TechnologyCity telecoms links being kept artificially high

City telecoms links being kept artificially high

Companies are paying over the odds for telecoms links in UK cities because of a lack of competition in the local access market.

The dearth of local access providers – companies that offer the ‘last mile’ connection between a carrier’s backbone and the customer’s premises – prevents international carriers from offering aggressive pricing against incumbent suppliers such as BT.

According to Margrit Sessions, managing director of telecoms pricing consultants Tarifica, the lack of competition in this market is the main barrier to lower pricing of telecoms links in UK cities.

‘Metro access is currently very expensive and carriers often end up paying more for the access than it costs them to provide the trunk network,’ she said at the UCI Global 2002 carrier show in London. ‘If there was more competition I believe we’d see a significant drop in the price of data links in metropolitan areas like London.’

However, things may be about to change with utilities companies now entering the market. London Electricity laid fibre along its electricity network and formed a company called 51 Degrees to operate the network while Thames Water has run fibre through its sewer infrastructure and partnered with telecoms operator 186K to form Urband.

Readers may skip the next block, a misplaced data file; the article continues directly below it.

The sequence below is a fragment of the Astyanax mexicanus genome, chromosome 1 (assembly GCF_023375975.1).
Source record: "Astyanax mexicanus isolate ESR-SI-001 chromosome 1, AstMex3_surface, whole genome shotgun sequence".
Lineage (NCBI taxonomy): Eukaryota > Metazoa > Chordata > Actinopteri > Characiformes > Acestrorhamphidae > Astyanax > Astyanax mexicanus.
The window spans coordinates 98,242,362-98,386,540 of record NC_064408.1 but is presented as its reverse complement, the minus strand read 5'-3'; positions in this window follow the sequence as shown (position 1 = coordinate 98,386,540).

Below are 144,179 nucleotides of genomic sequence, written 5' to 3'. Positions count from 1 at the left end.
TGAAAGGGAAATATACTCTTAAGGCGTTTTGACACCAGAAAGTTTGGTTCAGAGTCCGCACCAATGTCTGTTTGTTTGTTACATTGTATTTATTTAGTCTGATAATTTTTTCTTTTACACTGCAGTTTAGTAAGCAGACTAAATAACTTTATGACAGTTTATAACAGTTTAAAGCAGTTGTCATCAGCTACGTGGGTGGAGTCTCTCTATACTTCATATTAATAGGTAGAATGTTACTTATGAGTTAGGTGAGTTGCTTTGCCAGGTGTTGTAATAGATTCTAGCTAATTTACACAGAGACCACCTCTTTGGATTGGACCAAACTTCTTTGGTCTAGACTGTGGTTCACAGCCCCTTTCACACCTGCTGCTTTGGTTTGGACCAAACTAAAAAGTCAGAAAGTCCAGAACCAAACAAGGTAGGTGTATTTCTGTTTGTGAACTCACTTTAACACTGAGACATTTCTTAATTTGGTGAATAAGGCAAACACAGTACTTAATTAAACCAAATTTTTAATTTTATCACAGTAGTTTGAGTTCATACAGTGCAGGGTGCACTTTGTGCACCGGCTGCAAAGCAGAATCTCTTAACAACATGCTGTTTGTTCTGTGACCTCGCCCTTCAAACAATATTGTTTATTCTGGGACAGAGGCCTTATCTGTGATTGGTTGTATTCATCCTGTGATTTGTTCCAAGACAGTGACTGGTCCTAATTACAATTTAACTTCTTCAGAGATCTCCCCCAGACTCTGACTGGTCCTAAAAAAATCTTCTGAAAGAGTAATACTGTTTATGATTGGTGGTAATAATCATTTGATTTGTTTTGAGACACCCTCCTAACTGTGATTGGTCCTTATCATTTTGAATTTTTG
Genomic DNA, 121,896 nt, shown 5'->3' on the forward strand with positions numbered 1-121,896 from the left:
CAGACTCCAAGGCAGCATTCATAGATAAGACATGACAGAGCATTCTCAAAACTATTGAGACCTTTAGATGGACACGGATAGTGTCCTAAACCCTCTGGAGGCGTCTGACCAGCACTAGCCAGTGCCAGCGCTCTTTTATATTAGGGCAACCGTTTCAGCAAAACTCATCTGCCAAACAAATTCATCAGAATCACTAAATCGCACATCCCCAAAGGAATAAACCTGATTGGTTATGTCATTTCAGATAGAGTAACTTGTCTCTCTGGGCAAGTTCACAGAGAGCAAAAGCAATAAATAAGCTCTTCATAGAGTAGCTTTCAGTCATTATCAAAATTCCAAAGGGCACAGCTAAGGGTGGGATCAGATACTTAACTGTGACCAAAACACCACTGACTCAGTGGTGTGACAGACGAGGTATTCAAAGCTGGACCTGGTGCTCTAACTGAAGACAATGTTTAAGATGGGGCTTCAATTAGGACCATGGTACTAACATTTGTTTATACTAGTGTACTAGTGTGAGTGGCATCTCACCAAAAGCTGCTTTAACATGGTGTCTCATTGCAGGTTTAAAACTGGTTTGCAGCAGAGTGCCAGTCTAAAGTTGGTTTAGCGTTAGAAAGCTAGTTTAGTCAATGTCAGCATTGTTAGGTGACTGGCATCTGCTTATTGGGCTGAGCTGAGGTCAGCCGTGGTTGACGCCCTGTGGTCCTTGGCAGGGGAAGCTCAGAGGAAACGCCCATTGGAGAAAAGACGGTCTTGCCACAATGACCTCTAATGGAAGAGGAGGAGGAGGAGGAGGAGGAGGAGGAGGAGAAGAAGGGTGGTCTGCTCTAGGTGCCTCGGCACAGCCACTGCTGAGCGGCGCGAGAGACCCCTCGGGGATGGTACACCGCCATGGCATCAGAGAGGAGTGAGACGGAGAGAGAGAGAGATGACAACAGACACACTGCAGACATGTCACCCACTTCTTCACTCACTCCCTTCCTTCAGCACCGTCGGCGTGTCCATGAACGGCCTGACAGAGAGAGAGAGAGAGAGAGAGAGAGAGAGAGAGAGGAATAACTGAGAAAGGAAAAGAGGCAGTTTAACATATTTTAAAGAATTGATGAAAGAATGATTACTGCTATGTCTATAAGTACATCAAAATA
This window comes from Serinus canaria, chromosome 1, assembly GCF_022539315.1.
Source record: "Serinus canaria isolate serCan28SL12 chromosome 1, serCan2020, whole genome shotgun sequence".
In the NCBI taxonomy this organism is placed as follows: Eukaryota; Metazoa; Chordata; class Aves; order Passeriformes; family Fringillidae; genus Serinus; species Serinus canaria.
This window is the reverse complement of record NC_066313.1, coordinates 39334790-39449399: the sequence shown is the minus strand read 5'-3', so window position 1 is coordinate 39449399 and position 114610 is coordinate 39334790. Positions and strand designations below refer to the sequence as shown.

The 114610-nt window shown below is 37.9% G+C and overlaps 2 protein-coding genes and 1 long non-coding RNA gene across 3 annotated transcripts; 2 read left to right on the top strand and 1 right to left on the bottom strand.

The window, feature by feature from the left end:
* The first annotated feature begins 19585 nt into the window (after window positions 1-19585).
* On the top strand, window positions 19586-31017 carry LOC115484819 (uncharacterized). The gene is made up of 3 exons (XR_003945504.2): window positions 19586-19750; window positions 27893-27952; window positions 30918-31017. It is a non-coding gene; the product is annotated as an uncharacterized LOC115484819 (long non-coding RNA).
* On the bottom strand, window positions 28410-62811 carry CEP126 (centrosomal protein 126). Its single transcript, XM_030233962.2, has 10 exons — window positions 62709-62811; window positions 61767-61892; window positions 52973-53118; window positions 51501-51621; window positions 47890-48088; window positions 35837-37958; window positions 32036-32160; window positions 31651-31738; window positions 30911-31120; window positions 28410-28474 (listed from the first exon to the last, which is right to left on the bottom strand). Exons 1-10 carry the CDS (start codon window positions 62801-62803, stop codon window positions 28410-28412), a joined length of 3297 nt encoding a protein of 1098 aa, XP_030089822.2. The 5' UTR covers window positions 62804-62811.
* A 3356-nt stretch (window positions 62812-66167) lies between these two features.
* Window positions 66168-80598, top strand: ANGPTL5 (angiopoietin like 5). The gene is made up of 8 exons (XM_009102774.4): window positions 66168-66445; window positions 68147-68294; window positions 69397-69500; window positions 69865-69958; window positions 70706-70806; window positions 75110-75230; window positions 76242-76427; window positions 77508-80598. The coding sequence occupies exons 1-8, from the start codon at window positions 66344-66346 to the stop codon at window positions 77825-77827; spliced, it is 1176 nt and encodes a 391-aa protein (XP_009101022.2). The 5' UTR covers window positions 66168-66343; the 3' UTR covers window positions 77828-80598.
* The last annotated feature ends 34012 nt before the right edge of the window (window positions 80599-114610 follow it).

‘It’s a huge bottleneck in the telecoms market,’ said Helen Simpson, marketing programme manager for 51 Degrees, the local access provider formed last December by London Electricity.

‘There’s a lot of capacity on the backbone of international routes worldwide. The situation that exists is that BT has had that monopoly for a long time – it’s the local loop unbundling issue – so international carriers are looking for other people to turn to.

‘Greater competition in the local loop can only be a good thing from a customer’s point of view. Our service will facilitate that market opening up along with obviously Oftel pressure for BT to open up the local loop.’

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